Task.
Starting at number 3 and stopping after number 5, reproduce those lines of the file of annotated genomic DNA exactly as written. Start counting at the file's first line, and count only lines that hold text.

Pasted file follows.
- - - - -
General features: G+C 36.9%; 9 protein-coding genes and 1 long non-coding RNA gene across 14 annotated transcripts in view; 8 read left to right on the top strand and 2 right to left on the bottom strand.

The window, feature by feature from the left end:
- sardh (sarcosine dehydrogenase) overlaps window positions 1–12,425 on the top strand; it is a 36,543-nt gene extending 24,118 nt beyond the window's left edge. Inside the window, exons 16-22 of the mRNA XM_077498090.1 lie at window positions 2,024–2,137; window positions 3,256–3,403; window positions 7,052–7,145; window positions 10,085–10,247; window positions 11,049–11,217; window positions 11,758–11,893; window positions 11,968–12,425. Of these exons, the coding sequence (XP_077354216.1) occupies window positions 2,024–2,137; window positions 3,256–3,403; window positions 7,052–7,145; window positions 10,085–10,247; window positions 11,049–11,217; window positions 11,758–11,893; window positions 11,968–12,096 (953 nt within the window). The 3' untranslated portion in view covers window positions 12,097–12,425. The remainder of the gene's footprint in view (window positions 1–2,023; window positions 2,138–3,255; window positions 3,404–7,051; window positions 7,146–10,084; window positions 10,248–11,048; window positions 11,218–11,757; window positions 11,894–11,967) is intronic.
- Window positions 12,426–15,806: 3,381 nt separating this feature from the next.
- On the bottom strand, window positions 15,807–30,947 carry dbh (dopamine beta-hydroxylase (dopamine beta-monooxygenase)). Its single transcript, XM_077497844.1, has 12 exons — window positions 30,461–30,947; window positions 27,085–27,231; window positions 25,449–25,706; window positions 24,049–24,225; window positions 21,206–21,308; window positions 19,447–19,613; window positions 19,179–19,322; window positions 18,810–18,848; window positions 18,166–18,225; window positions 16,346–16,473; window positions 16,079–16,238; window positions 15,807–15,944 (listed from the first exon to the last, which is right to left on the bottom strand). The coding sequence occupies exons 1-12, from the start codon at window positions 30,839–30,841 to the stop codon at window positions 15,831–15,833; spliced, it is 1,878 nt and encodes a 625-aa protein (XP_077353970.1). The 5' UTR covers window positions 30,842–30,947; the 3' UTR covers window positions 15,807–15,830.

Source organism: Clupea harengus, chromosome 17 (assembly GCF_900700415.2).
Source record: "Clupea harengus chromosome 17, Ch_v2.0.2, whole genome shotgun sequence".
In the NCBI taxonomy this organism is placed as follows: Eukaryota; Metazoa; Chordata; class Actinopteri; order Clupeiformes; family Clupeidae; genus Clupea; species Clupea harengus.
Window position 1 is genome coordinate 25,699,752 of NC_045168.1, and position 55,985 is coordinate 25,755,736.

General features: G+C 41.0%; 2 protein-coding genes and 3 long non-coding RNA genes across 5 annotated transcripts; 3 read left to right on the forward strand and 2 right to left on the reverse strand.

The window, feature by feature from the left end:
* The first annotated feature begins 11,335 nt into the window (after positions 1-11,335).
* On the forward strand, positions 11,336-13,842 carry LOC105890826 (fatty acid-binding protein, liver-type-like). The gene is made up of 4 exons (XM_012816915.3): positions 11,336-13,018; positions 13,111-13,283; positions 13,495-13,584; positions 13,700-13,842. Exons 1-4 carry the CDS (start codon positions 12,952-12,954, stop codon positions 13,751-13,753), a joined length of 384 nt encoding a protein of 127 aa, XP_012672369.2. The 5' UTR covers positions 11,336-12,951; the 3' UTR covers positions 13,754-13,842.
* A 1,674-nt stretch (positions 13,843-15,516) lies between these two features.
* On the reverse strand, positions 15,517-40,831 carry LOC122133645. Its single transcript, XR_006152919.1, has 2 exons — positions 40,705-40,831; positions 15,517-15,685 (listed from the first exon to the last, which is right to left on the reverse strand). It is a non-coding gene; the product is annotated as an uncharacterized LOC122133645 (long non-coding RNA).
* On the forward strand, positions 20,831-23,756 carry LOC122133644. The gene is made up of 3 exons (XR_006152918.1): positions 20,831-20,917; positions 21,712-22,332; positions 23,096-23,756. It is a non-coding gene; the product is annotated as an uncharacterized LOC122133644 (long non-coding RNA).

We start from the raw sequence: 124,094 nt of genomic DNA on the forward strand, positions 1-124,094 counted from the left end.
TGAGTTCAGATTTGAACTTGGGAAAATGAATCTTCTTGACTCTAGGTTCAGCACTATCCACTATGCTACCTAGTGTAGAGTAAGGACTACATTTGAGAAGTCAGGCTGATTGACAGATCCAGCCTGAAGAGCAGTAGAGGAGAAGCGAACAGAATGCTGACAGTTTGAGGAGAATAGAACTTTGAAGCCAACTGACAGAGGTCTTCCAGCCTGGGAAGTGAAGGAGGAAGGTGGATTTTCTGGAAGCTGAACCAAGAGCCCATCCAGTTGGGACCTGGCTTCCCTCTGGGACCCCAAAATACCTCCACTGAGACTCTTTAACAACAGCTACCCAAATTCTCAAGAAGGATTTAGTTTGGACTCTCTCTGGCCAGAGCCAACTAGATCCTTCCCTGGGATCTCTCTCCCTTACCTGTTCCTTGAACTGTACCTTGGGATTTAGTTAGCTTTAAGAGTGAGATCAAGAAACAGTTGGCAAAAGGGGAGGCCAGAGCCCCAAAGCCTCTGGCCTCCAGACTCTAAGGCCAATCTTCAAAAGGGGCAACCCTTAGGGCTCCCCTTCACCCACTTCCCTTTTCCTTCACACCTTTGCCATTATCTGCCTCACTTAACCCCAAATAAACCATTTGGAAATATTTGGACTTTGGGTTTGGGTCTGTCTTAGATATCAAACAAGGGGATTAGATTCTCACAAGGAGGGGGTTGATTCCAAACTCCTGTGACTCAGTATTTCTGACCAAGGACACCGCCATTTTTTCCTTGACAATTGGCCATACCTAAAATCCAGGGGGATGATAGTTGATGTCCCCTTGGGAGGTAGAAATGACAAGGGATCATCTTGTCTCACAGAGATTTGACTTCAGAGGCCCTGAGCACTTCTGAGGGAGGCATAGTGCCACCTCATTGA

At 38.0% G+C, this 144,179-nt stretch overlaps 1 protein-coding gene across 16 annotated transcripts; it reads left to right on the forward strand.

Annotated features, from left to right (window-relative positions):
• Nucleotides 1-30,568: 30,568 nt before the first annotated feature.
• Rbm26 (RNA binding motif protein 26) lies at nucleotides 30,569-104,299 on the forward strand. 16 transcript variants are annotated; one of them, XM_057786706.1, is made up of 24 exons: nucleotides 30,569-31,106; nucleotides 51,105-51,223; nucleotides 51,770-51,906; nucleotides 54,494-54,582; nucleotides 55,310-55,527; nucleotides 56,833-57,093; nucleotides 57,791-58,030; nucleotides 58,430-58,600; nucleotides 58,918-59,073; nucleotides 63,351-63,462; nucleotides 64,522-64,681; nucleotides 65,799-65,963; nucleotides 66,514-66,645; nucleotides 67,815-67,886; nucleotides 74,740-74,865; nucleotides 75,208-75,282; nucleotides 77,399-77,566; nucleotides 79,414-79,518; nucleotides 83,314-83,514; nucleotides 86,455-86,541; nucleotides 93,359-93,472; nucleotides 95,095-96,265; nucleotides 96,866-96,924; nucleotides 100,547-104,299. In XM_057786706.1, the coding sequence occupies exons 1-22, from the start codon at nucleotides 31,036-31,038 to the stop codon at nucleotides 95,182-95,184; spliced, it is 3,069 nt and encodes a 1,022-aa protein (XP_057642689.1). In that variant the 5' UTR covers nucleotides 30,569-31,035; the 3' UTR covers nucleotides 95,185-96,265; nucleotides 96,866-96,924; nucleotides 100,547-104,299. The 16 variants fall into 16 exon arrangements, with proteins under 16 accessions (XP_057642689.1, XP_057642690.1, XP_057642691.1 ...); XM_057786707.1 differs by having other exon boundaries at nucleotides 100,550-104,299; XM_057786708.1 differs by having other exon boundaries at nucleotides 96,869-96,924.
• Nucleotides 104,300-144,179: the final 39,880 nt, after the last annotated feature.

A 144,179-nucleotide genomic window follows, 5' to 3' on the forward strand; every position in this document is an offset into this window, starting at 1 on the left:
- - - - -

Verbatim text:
- sardh (sarcosine dehydrogenase) overlaps window positions 1–12,425 on the top strand; it is a 36,543-nt gene extending 24,118 nt beyond the window's left edge. Inside the window, exons 16-22 of the mRNA XM_077498090.1 lie at window positions 2,024–2,137; window positions 3,256–3,403; window positions 7,052–7,145; window positions 10,085–10,247; window positions 11,049–11,217; window positions 11,758–11,893; window positions 11,968–12,425. Of these exons, the coding sequence (XP_077354216.1) occupies window positions 2,024–2,137; window positions 3,256–3,403; window positions 7,052–7,145; window positions 10,085–10,247; window positions 11,049–11,217; window positions 11,758–11,893; window positions 11,968–12,096 (953 nt within the window). The 3' untranslated portion in view covers window positions 12,097–12,425. The remainder of the gene's footprint in view (window positions 1–2,023; window positions 2,138–3,255; window positions 3,404–7,051; window positions 7,146–10,084; window positions 10,248–11,048; window positions 11,218–11,757; window positions 11,894–11,967) is intronic.
- Window positions 12,426–15,806: 3,381 nt separating this feature from the next.
- On the bottom strand, window positions 15,807–30,947 carry dbh (dopamine beta-hydroxylase (dopamine beta-monooxygenase)). Its single transcript, XM_077497844.1, has 12 exons — window positions 30,461–30,947; window positions 27,085–27,231; window positions 25,449–25,706; window positions 24,049–24,225; window positions 21,206–21,308; window positions 19,447–19,613; window positions 19,179–19,322; window positions 18,810–18,848; window positions 18,166–18,225; window positions 16,346–16,473; window positions 16,079–16,238; window positions 15,807–15,944 (listed from the first exon to the last, which is right to left on the bottom strand). The coding sequence occupies exons 1-12, from the start codon at window positions 30,839–30,841 to the stop codon at window positions 15,831–15,833; spliced, it is 1,878 nt and encodes a 625-aa protein (XP_077353970.1). The 5' UTR covers window positions 30,842–30,947; the 3' UTR covers window positions 15,807–15,830.